"I accept and I confess before God and you, our failures in the residential schools. We failed you. We failed God. I am sorry, more than I can say, that we were part of a system which took you and your children from home and family ... that we tried to remake you in our image ... that in our schools so many were abused, physically, sexually, culturally and emotionally."
The apology came on the sixth day of a week-long gathering of Aboriginal Anglicans from across the country. Earlier in the week, the gathering had spent two days listening to participants tell of loneliness and abuse at Anglican-run residential schools, and of family destruction, loss of language and identity, alcoholism and suicides, continuing to this day in the aftermath of the residential school experience.
On the seventh day of the convocation, the elders acknowledged and accepted the primate's apology. "It was offered from his heart with sincerity, sensitivity, compassion and humility," said elder Vi Smith, speaking during a closing worship service. "We receive it in the same manner."
Between 1820 and 1970, the Anglican Church administered as many as 26 different residential schools for aboriginal people. Although they were run by the church, the schools were funded by the federal government under the Indian Act.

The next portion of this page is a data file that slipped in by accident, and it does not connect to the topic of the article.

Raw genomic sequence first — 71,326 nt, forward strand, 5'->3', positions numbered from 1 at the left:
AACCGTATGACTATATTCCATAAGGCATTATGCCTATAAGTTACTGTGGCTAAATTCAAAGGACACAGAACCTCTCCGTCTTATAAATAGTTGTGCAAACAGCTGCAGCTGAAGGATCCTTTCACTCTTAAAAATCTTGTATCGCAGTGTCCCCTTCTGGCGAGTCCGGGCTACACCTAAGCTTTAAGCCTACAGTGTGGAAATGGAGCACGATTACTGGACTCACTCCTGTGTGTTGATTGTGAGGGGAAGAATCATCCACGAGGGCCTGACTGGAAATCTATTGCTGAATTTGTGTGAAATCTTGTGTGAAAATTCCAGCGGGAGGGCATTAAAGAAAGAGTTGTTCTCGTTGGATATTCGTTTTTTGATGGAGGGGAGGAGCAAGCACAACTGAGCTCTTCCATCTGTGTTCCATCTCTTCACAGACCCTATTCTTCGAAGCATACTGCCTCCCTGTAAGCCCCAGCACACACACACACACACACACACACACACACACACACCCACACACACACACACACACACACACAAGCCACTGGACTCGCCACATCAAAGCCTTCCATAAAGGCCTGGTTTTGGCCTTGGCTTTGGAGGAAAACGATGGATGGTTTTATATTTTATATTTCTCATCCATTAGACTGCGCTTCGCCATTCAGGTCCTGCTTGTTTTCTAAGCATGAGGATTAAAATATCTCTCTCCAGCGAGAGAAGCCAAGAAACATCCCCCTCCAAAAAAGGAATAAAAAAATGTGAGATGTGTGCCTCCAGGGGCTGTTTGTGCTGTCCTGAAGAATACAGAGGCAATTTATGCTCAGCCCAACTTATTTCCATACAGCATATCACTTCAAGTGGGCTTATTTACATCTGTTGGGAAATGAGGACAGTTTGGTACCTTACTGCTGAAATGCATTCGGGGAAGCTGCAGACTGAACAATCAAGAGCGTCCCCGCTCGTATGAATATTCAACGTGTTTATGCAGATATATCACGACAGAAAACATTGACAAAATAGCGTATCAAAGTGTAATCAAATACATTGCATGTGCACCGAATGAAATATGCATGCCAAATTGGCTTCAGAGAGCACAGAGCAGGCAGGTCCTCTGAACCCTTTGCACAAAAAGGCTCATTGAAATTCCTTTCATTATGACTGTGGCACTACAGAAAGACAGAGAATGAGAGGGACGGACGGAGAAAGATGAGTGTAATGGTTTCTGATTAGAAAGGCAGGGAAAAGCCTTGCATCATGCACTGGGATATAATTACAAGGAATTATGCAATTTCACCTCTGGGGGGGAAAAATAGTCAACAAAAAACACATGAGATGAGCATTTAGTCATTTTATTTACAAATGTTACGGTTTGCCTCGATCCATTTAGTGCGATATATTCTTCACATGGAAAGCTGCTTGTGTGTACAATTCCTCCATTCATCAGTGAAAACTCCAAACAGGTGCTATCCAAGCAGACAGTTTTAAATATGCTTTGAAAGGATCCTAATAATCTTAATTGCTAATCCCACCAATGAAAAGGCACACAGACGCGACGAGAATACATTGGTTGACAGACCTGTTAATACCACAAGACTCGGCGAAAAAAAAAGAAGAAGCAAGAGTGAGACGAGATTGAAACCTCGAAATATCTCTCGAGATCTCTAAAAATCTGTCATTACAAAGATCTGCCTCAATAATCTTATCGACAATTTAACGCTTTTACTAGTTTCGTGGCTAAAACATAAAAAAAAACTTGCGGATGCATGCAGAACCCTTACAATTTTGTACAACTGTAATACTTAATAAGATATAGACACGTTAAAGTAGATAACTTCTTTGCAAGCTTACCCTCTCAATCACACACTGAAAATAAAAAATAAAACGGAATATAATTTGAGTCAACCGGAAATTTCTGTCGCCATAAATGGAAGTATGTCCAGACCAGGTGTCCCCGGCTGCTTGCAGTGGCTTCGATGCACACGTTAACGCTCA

The church's National Executive Council (NEC) had requested the primate to make an apology at an appropriate time and place. After listening to former students share their stories earlier in the week, he felt this was the time to apologize. He also pledged to work with native people to continue the healing. "I know how often you have heard words which have been empty because they have not been accompanied by actions", he said. He also asked diocesan bishops to continue the healing locally.
The primate acknowledged that without healing for the whole church and its non-aboriginal members, including himself, "we will continue the same attitudes that have done such damage in the past".